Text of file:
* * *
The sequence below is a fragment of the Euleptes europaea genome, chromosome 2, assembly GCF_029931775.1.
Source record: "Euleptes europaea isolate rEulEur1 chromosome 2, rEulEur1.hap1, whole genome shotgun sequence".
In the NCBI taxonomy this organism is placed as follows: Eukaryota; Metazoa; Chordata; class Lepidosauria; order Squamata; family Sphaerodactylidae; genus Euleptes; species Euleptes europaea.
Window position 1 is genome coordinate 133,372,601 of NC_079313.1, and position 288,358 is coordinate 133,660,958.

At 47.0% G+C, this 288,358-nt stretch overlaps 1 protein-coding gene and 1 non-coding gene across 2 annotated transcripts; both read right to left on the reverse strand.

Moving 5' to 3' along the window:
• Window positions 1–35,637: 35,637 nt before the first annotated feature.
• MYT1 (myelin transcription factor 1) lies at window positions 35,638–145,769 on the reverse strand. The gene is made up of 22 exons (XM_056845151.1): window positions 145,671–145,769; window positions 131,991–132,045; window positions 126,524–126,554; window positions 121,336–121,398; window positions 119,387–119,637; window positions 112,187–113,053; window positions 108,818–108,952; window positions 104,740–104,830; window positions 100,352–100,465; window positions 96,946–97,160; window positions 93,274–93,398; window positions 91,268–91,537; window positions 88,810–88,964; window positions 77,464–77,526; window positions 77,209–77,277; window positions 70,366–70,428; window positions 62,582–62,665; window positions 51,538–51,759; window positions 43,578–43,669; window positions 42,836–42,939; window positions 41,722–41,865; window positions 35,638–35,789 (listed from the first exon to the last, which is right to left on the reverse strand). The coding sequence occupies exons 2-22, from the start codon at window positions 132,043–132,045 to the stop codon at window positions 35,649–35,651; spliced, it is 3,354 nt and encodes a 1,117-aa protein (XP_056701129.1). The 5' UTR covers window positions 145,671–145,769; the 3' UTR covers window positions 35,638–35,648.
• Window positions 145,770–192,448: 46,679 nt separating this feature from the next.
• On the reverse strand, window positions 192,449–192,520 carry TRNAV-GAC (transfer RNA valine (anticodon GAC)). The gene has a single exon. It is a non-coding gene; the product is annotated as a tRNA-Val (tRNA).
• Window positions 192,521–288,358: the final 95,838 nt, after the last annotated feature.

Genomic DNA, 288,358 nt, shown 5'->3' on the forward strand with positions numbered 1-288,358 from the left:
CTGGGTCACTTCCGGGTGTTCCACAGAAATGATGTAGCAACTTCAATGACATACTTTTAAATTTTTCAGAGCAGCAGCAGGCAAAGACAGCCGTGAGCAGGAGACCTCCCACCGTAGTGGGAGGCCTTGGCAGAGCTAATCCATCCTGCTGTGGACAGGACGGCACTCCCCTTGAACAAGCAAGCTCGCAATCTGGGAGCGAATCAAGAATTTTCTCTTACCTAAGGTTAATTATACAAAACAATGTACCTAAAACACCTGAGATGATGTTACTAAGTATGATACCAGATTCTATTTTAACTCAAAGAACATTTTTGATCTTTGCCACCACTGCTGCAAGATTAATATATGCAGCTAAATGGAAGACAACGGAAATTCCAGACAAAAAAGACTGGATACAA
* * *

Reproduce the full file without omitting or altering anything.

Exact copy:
The sequence below is a fragment of the Euleptes europaea genome, chromosome 2, assembly GCF_029931775.1.
Source record: "Euleptes europaea isolate rEulEur1 chromosome 2, rEulEur1.hap1, whole genome shotgun sequence".
In the NCBI taxonomy this organism is placed as follows: Eukaryota; Metazoa; Chordata; class Lepidosauria; order Squamata; family Sphaerodactylidae; genus Euleptes; species Euleptes europaea.
Window position 1 is genome coordinate 133,372,601 of NC_079313.1, and position 288,358 is coordinate 133,660,958.

At 47.0% G+C, this 288,358-nt stretch overlaps 1 protein-coding gene and 1 non-coding gene across 2 annotated transcripts; both read right to left on the reverse strand.

Moving 5' to 3' along the window:
• Window positions 1–35,637: 35,637 nt before the first annotated feature.
• MYT1 (myelin transcription factor 1) lies at window positions 35,638–145,769 on the reverse strand. The gene is made up of 22 exons (XM_056845151.1): window positions 145,671–145,769; window positions 131,991–132,045; window positions 126,524–126,554; window positions 121,336–121,398; window positions 119,387–119,637; window positions 112,187–113,053; window positions 108,818–108,952; window positions 104,740–104,830; window positions 100,352–100,465; window positions 96,946–97,160; window positions 93,274–93,398; window positions 91,268–91,537; window positions 88,810–88,964; window positions 77,464–77,526; window positions 77,209–77,277; window positions 70,366–70,428; window positions 62,582–62,665; window positions 51,538–51,759; window positions 43,578–43,669; window positions 42,836–42,939; window positions 41,722–41,865; window positions 35,638–35,789 (listed from the first exon to the last, which is right to left on the reverse strand). The coding sequence occupies exons 2-22, from the start codon at window positions 132,043–132,045 to the stop codon at window positions 35,649–35,651; spliced, it is 3,354 nt and encodes a 1,117-aa protein (XP_056701129.1). The 5' UTR covers window positions 145,671–145,769; the 3' UTR covers window positions 35,638–35,648.
• Window positions 145,770–192,448: 46,679 nt separating this feature from the next.
• On the reverse strand, window positions 192,449–192,520 carry TRNAV-GAC (transfer RNA valine (anticodon GAC)). The gene has a single exon. It is a non-coding gene; the product is annotated as a tRNA-Val (tRNA).
• Window positions 192,521–288,358: the final 95,838 nt, after the last annotated feature.

Genomic DNA, 288,358 nt, shown 5'->3' on the forward strand with positions numbered 1-288,358 from the left:
CTGGGTCACTTCCGGGTGTTCCACAGAAATGATGTAGCAACTTCAATGACATACTTTTAAATTTTTCAGAGCAGCAGCAGGCAAAGACAGCCGTGAGCAGGAGACCTCCCACCGTAGTGGGAGGCCTTGGCAGAGCTAATCCATCCTGCTGTGGACAGGACGGCACTCCCCTTGAACAAGCAAGCTCGCAATCTGGGAGCGAATCAAGAATTTTCTCTTACCTAAGGTTAATTATACAAAACAATGTACCTAAAACACCTGAGATGATGTTACTAAGTATGATACCAGATTCTATTTTAACTCAAAGAACATTTTTGATCTTTGCCACCACTGCTGCAAGATTAATATATGCAGCTAAATGGAAGACAACGGAAATTCCAGACAAAAAAGACTGGATACAA